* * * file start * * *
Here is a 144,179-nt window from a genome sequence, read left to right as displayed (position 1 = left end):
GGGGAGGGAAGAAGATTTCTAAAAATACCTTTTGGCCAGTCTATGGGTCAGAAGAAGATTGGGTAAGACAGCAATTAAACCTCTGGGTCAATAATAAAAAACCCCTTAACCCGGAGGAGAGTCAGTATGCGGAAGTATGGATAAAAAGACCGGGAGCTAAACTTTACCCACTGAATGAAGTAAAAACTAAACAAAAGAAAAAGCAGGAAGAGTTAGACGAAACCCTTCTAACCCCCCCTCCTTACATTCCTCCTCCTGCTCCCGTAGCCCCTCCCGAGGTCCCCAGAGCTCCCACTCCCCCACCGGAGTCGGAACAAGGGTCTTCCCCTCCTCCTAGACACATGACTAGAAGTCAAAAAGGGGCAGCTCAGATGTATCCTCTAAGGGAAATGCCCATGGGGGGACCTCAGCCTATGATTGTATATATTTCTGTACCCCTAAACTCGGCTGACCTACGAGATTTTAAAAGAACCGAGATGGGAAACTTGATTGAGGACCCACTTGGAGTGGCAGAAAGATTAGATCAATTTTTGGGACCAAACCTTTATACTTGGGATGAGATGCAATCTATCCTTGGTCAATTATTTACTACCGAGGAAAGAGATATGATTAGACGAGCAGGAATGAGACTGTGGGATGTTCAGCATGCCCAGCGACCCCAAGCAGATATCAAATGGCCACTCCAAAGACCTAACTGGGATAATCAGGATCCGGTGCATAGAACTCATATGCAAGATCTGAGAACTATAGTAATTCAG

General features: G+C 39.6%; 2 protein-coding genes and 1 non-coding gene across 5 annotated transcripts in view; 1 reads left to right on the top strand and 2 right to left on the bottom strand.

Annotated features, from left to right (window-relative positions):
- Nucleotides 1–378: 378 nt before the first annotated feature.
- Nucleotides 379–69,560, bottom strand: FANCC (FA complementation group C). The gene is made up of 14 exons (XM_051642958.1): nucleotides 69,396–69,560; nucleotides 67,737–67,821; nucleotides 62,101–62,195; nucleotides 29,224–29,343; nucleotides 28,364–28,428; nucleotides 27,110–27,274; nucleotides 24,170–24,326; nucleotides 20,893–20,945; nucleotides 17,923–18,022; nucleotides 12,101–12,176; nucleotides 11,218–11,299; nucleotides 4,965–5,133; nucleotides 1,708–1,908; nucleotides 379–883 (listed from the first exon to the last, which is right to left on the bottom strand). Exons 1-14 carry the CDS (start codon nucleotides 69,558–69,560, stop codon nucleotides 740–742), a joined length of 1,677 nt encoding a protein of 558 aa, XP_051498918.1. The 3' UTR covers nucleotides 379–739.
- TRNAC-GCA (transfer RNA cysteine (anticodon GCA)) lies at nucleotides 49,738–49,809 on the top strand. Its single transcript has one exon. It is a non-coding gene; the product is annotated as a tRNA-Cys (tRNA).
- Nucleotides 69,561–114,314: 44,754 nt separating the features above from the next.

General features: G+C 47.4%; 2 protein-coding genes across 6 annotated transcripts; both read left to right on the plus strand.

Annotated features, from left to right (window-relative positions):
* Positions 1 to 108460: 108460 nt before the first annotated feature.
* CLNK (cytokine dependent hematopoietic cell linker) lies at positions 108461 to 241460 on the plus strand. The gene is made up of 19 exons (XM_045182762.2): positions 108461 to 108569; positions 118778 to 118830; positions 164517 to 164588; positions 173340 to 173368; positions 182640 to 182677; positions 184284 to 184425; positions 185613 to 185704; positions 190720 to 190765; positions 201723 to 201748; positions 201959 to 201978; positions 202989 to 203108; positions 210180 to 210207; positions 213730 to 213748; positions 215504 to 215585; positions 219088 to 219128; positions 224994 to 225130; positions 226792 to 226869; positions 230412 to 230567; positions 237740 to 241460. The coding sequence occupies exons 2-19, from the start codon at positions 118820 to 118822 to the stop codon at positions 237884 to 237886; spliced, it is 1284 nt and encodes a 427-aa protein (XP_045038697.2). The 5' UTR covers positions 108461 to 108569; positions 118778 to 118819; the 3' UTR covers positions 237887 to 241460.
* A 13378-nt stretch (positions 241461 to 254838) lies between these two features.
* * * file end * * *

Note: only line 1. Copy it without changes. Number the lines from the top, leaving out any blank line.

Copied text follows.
Here is a 144,179-nt window from a genome sequence, read left to right as displayed (position 1 = left end):